#10
Lives for gear
 
mixer mixer's Avatar
 
3 Reviews written
🎧 5 years
Mackie and A&H are two different fields when it comes to quality.

That said, I'd go for a Soundcraft EFX8; has 8 mic in's and Lexicon FX that has 3 parameters for lots of variations. Has same quality as A&H. All for $399 USD. You still have to get a 31 band GEQ however. The built-in 7 band GEQ's on the mixers are not effective IMO.

I wouldn't use a mixer for audio recording however, that's where audio interfaces (example: Steinberg ur22 or similar) come in.
Old 28th February 2014
  #11
Gear Maniac
 
🎧 10 years
You're not likely to hear much difference, sonically, between the ZED and the Mackie, but A&H does have a much better reputation for durability. One advantage that the ZED10FX has over the Mackie is sweepable midrange controls, which can be an advantage, especially for acoustic guitar. The ProFX has channel mutes and its faders are easier to see to get a quick sense of the mix mid-gig if you're mixing yourself from the stage. I doubt very much that you'll need a 31 band EQ for a small set up like this for small solo gigs. The volume won't be high enough to cause much worry over feedback, as long as you're careful about speaker and mic placement, and depending on the kind of guitar pickup you're using. In fact, in many settings you'll be fine with the speaker up on a pole behind you and a bit over your head. No monitors will be necessary until you need enough volume that you have to put the speaker in front of you. Later, a GEQ might come in handy for a larger ensemble with more monitors and louder gigs--especially if you end up amplifying a lot of acoustic instruments using microphones. The Soundcraft EFX8 is a good choice, too. One thing it doesn't have is high pass filters on the channels, although that's not likely to matter for solo or small ensemble acoustic gigs. The MFXi8 has all of these functions and more, although it's a little bigger and more expensive.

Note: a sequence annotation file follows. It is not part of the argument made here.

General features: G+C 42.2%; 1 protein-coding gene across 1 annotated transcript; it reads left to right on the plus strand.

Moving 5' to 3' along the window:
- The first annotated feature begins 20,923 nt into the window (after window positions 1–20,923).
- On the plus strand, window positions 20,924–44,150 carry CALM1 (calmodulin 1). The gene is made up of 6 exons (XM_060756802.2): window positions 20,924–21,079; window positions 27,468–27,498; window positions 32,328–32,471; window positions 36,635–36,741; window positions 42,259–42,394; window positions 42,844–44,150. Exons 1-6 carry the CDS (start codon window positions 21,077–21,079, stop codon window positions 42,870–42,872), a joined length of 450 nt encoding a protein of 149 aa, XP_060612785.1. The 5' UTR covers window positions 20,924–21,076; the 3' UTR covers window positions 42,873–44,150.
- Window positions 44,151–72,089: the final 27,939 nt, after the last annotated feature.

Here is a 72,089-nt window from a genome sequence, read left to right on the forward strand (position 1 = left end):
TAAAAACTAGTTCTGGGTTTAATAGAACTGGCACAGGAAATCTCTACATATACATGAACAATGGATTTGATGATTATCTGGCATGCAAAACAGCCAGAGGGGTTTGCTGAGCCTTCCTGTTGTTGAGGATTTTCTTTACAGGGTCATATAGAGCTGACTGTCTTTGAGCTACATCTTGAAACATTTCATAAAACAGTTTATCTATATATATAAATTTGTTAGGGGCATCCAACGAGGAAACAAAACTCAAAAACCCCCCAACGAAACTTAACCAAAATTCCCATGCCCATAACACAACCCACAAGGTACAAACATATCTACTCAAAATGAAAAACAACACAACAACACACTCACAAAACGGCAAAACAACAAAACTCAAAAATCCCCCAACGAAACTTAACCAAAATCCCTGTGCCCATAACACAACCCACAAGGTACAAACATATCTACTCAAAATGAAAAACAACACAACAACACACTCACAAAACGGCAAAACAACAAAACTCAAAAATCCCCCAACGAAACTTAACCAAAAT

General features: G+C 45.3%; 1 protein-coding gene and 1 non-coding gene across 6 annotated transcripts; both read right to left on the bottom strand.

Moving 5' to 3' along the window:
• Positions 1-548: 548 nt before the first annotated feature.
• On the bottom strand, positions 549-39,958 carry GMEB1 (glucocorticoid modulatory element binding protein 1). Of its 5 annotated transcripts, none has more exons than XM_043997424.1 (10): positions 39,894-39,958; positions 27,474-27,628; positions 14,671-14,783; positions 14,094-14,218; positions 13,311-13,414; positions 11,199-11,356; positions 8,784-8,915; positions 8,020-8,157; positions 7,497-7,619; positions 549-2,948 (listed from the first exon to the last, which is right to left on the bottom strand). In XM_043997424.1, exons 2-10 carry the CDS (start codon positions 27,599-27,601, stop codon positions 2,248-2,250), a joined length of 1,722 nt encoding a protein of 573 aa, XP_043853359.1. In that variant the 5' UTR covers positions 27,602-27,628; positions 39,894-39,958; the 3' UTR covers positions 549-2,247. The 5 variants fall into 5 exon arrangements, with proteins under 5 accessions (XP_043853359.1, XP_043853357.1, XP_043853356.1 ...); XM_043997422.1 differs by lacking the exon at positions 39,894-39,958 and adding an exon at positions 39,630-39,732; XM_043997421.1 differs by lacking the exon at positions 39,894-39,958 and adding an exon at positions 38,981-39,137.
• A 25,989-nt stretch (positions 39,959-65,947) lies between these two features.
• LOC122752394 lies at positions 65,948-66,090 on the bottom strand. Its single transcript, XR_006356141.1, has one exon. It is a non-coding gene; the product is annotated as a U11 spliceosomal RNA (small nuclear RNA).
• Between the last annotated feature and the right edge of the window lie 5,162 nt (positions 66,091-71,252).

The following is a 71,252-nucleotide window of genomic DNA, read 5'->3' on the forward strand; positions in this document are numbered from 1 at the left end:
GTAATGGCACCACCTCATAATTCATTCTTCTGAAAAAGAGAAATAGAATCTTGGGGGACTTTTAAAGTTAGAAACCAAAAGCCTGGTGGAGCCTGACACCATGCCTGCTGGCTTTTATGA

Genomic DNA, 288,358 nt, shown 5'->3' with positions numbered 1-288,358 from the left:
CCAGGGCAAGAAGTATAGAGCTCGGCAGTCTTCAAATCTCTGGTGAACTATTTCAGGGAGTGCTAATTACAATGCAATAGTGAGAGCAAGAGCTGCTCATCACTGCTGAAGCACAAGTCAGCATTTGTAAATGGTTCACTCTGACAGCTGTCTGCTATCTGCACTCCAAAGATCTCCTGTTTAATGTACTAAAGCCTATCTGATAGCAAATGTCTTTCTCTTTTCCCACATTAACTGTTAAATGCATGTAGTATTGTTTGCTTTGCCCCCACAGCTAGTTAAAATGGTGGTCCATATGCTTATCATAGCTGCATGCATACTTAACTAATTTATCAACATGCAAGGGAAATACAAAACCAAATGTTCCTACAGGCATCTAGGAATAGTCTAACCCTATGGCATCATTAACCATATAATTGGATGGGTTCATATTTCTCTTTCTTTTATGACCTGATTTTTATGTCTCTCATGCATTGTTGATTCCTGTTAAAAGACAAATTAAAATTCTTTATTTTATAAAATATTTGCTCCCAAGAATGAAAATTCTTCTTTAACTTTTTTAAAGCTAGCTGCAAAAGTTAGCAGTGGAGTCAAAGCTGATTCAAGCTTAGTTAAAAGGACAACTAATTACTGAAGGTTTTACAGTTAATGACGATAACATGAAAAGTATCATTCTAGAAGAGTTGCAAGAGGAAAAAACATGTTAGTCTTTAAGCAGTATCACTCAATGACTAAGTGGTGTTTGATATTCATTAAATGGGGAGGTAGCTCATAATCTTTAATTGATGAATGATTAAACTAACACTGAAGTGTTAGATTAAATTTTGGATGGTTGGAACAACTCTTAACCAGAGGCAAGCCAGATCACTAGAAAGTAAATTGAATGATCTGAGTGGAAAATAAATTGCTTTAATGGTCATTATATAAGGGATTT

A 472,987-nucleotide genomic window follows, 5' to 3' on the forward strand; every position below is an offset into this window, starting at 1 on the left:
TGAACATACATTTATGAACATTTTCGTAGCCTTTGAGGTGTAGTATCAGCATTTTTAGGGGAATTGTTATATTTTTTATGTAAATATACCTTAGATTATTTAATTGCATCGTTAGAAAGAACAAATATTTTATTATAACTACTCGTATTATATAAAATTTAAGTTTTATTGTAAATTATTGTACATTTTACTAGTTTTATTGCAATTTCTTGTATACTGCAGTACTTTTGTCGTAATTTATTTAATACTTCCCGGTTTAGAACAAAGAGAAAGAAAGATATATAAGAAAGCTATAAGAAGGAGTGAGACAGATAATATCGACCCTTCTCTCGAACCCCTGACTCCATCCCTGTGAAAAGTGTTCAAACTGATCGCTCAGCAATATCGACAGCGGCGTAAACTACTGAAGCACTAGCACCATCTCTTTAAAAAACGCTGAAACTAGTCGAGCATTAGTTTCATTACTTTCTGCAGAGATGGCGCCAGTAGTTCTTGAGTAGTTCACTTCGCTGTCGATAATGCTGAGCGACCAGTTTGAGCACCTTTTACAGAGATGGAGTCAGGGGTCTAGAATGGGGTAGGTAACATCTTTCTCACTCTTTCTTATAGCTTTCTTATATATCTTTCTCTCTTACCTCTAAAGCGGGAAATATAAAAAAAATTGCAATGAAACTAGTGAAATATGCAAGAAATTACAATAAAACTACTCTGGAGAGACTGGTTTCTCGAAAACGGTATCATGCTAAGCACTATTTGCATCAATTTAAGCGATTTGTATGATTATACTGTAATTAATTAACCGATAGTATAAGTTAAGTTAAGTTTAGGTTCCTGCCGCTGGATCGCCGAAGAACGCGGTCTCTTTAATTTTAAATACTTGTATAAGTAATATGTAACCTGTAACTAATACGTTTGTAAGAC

Louis